Amid rising anxiety that the U.S. economy could be headed for another recession, most states are woefully unprepared to cope with a fresh round of widespread job losses.
More than six years after the Great Recession officially ended, a mere 18 states have enough money in their unemployment insurance trust funds to get through a 12-month recession, according to Department of Labor data and guidelines reported by FiveThirtyEight.
Most states – including California, Georgia, Illinois, Michigan, Missouri, Ohio and Texas -- have glaring holes in their trust funds, which are designed to provide up to 26 weeks of unemployment payments to state residents. Strikingly, many of those state funds are actually in worse financial shape now than they were before the 2008 financial crisis.
California’s massive unemployment system, for example, is more than $6 billion in debt to the federal government, which provides states with emergency loans in the depths of a recession. At least nine other states that were unwilling to raise more taxes for unemployment insurance owe money either to the federal government or to private bondholders.
At one time or another, 36 states had to borrow from the federal government to pay their unemployment benefits during the last recession.
For decades, states prudently followed a policy of raising taxes in good times to finance unemployment payments in bad times, to counteract the effects of widespread joblessness. But now, many states are pursuing a “pay-as-you-go” approach that could leave many unemployed Americans in the lurch.
If the roiling stock markets and troubled international economy eventually result in another major recession – as some economists now fear -- most states will either have to borrow more from the federal government or private investors or severely reduce the duration and size of the benefits.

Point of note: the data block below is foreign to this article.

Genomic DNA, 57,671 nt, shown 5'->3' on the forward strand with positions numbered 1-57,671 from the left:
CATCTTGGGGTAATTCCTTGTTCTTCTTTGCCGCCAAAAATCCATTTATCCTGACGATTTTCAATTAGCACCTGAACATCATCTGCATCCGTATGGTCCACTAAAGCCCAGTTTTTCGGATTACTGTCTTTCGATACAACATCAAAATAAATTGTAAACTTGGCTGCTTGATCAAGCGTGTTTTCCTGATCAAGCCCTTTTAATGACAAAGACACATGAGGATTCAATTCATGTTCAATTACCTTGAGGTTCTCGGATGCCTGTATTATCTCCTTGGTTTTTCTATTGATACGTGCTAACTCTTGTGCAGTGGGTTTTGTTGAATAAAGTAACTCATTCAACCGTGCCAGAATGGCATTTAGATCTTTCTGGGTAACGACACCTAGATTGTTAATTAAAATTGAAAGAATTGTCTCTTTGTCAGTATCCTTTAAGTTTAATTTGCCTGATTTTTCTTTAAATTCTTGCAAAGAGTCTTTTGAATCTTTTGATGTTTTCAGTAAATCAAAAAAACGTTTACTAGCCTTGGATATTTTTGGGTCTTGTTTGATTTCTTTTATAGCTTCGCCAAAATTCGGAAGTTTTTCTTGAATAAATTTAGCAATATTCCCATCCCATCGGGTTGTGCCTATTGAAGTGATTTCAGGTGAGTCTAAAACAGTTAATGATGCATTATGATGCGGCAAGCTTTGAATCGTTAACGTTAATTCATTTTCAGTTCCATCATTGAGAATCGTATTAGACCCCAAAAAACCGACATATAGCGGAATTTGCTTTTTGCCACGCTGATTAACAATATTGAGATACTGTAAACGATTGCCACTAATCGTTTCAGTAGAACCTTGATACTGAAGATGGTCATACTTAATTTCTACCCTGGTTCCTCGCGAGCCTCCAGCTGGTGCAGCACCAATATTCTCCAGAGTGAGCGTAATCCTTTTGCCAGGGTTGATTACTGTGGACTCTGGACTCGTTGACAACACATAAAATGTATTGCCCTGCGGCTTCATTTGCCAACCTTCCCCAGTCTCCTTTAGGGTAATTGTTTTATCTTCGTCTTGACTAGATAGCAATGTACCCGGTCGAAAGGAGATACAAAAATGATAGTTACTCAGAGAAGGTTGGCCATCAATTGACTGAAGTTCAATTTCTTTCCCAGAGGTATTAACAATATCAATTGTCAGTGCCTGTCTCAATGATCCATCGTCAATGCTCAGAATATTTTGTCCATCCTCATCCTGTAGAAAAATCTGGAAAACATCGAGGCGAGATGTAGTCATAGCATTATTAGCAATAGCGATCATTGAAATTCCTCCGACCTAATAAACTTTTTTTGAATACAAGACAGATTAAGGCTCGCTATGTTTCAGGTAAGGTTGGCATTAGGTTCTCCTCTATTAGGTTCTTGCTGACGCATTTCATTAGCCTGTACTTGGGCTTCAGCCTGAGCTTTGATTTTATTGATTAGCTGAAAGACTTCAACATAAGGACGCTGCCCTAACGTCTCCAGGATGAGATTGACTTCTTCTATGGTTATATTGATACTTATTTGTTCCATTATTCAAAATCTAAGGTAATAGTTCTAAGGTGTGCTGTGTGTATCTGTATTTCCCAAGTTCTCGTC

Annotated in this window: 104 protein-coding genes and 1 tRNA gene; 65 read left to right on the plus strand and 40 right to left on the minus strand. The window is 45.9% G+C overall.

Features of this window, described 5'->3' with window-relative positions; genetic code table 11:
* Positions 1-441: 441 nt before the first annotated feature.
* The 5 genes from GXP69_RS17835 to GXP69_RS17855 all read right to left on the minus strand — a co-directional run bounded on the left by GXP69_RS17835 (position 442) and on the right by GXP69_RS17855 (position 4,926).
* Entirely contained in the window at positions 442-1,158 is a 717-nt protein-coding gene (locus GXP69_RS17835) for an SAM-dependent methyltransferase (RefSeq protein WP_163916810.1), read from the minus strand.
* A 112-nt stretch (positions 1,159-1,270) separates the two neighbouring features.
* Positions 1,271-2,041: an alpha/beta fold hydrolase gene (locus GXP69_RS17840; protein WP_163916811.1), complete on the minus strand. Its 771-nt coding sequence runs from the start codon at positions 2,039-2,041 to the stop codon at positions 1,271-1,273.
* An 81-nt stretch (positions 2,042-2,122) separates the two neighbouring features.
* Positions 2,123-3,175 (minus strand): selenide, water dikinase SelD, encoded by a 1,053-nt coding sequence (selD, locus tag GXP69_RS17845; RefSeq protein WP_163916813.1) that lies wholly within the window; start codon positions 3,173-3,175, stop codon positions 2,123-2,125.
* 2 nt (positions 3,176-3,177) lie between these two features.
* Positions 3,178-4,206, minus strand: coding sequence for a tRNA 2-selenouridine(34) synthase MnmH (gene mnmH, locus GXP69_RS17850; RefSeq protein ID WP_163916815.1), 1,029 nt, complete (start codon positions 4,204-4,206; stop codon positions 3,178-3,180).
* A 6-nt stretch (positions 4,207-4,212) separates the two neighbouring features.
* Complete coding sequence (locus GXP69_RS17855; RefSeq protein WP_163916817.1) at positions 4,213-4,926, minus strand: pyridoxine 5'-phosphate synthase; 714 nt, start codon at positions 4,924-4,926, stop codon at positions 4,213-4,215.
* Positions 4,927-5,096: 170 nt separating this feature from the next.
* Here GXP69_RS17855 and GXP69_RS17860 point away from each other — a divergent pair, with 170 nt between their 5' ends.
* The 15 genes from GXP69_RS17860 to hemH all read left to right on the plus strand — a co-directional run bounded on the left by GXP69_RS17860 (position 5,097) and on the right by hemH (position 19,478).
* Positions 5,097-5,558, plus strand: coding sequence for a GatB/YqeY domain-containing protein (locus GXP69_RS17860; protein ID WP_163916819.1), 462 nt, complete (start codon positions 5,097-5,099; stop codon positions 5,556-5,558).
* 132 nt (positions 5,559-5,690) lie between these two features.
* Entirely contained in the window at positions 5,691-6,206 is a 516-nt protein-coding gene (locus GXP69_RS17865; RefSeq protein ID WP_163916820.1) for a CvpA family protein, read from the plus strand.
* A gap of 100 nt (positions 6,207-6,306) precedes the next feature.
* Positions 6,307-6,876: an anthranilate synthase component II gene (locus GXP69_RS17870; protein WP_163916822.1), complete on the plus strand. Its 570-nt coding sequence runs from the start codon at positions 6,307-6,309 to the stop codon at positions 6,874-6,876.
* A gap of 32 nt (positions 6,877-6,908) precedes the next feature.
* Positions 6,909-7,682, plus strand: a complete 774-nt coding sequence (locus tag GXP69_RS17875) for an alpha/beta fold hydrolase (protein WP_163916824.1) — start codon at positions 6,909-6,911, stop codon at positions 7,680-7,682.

Michael Leachman, director of state fiscal research at the Center on Budget and Policy Priorities, said on Thursday that underfunded unemployment systems could have dire consequences for workers and their families. Some states in the past few years have reduced the maximum number of weeks of insurance from 26 to 20, while also reducing the total benefit and toughening eligibility rules.
“Now you have a system where in a number of states the program is much weaker than before, and their ability to weather the next recession is weaker because they have made significant cuts,” Leachman said in an interview.
“That’s bad not only for the workers who are laid off through no fault of their own, which is how you get unemployment insurance, but it also means that the recession will be deeper and longer because we don’t have this stimulus working its way through the economy,” he added.
President Obama has proposed shifting authority over the unemployment insurance system from the states to the federal government and altering the minimum required wage base and minimum tax rate on employers. He also favors requiring states to offer at least 26 weeks of unemployment benefits.
However, it’s far from clear that any of Obama’s proposals will get through the Republican-controlled Congress before he leaves office.